Although HRW claimed the suspension was not a disciplinary action, its associate director at the time stated that the organization knew Garlasco collected German and American World War II memorabilia but had “questions” as to whether HRW knew “everything we [HRW] need to know.” [45]

According to The Guardian, a left-wing publication based in the United Kingdom, some staff at Human Rights Watch had expressed concern, noting “there is a legitimate issue” and asking if someone who collects Nazi memorabilia should be investigating human rights in Israel. [46] An HRW spokesperson revealed to the Jerusalem Post that Garlasco had resigned from the organization in February 2010 but refused to comment on the investigation the organization had made regarding Garlasco. [47]

References

  1. “Partners,” Human Rights Watch, May 6, 2020, https://www.hrw.org/about/partners. ^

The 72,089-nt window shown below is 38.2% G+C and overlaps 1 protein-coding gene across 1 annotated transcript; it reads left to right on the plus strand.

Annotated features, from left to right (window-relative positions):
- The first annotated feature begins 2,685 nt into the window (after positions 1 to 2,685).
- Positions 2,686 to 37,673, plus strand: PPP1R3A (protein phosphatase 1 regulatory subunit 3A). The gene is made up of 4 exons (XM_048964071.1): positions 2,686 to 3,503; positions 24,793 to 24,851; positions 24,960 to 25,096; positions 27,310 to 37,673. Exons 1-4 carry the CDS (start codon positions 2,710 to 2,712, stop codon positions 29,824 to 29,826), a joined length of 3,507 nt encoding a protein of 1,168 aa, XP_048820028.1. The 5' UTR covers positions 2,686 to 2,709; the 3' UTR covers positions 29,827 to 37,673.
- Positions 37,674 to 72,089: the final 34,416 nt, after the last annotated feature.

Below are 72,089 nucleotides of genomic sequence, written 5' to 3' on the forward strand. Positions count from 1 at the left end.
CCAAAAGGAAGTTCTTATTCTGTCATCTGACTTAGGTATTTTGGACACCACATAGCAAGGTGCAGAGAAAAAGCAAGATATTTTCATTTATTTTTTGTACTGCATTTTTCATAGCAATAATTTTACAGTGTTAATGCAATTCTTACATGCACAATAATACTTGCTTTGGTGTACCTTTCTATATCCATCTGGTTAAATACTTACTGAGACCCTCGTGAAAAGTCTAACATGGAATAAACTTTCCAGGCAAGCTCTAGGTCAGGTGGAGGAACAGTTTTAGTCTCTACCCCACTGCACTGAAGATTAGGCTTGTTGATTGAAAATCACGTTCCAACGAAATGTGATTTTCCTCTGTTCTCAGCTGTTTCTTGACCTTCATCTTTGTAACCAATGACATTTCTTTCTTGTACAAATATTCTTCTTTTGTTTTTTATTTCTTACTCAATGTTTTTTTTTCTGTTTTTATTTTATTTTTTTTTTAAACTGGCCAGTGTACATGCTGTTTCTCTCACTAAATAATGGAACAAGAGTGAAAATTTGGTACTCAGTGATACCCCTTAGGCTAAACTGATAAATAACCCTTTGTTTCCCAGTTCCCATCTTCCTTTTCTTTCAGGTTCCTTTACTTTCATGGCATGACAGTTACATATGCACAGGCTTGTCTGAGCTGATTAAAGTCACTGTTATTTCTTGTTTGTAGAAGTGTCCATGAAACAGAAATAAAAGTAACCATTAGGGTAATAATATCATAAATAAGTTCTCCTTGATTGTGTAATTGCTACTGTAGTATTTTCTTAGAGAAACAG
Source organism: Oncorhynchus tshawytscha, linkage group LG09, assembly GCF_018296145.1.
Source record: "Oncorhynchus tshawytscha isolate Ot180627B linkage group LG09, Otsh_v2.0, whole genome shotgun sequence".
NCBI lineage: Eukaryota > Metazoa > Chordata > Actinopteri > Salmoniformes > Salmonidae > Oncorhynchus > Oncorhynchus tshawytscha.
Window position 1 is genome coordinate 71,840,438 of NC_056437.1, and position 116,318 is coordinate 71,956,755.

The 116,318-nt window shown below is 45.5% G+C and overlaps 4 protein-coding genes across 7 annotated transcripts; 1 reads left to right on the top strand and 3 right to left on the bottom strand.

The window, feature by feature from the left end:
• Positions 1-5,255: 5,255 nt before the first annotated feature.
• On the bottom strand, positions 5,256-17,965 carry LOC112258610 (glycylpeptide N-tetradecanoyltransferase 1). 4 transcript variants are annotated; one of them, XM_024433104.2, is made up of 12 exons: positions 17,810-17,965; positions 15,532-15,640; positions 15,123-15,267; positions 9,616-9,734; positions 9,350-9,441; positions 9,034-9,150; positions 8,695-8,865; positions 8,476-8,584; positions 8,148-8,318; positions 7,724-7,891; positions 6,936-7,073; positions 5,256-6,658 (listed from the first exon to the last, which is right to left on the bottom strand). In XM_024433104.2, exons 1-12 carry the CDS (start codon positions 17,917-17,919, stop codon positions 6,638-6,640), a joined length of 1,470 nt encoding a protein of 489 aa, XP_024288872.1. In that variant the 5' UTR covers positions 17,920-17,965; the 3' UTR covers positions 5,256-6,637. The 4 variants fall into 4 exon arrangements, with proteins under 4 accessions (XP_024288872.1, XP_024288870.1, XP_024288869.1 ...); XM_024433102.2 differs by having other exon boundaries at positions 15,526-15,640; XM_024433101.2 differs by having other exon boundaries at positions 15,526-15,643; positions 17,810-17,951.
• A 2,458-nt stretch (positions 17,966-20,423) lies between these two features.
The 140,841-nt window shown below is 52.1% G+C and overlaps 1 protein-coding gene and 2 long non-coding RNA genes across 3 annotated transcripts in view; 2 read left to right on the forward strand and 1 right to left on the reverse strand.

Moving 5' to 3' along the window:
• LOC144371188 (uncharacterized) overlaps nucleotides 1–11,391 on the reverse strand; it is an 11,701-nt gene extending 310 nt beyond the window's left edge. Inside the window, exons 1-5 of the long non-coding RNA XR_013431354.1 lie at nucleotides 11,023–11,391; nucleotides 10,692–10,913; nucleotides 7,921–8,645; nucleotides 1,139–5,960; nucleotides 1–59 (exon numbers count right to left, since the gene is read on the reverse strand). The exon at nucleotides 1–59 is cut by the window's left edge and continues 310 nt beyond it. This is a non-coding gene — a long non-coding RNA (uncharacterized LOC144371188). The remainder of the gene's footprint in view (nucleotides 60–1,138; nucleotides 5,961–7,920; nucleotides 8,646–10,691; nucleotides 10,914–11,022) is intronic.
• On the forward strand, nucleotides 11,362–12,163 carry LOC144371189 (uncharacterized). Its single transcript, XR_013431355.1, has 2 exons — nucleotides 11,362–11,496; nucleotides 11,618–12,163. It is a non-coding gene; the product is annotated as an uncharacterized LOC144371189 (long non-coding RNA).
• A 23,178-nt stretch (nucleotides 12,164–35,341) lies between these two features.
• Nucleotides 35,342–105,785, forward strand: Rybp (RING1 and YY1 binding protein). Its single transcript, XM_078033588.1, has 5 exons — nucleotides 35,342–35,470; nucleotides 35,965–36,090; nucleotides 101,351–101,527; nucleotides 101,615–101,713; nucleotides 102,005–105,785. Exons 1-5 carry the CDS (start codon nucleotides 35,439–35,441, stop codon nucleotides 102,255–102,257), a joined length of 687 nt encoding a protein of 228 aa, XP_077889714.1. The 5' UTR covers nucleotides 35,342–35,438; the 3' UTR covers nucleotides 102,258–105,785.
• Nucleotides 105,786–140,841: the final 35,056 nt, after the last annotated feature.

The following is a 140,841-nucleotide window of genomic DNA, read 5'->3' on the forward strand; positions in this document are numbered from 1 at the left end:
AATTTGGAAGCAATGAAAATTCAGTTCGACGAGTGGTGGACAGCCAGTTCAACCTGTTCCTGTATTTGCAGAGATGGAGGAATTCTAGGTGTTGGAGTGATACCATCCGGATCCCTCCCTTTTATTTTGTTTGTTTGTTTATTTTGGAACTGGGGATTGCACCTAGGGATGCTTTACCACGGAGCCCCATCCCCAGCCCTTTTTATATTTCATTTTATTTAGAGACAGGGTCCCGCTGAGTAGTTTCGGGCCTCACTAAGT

2. “Soros and Open Society Foundations Give $100 Million to Human Rights Watch,” Open Society Foundations, accessed March 8, 2021, https://www.opensocietyfoundations.org/newsroom/soros-and-open-society-foundations-give-100-million-human-rights-watch. ^
  3. “Human Rights Watch – MacArthur Foundation,” RSS, accessed March 8, 2021, https://www.macfound.org/grantee/human-rights-watch-2172/. ^
  4. “OPP1207319,” The Bill & Melinda Gates Foundation, January 1, 1AD, https://www.gatesfoundation.org/How-We-Work/Quick-Links/Grants-Database/Grants/2018/12/OPP1207319. ^
  5. Alex Emmons, “Human Rights Watch Took Money From Saudi Businessman After Documenting His Coercive Labor Practices,” The Intercept, March 2, 2020, https://theintercept.com/2020/03/02/human-rights-watch-took-money-from-saudi-businessman-after-documenting-his-coercive-labor-practices/. ^
  6. “Human Rights Watch Investigator Suspended over Nazi Memorabilia,” The Guardian (Guardian News and Media, September 15, 2009), https://www.theguardian.com/world/2009/sep/15/human-rights-watch-nazi-israel. ^
  7. Ken Roth, “About Us,” Human Rights Watch, December 2, 2020, https://www.hrw.org/about/about-us. ^
  8. “Human Rights Watch Mourns Founder Robert Bernstein,” Human Rights Watch, October 28, 2020, https://www.hrw.org/news/2019/05/28/human-rights-watch-mourns-founder-robert-bernstein. ^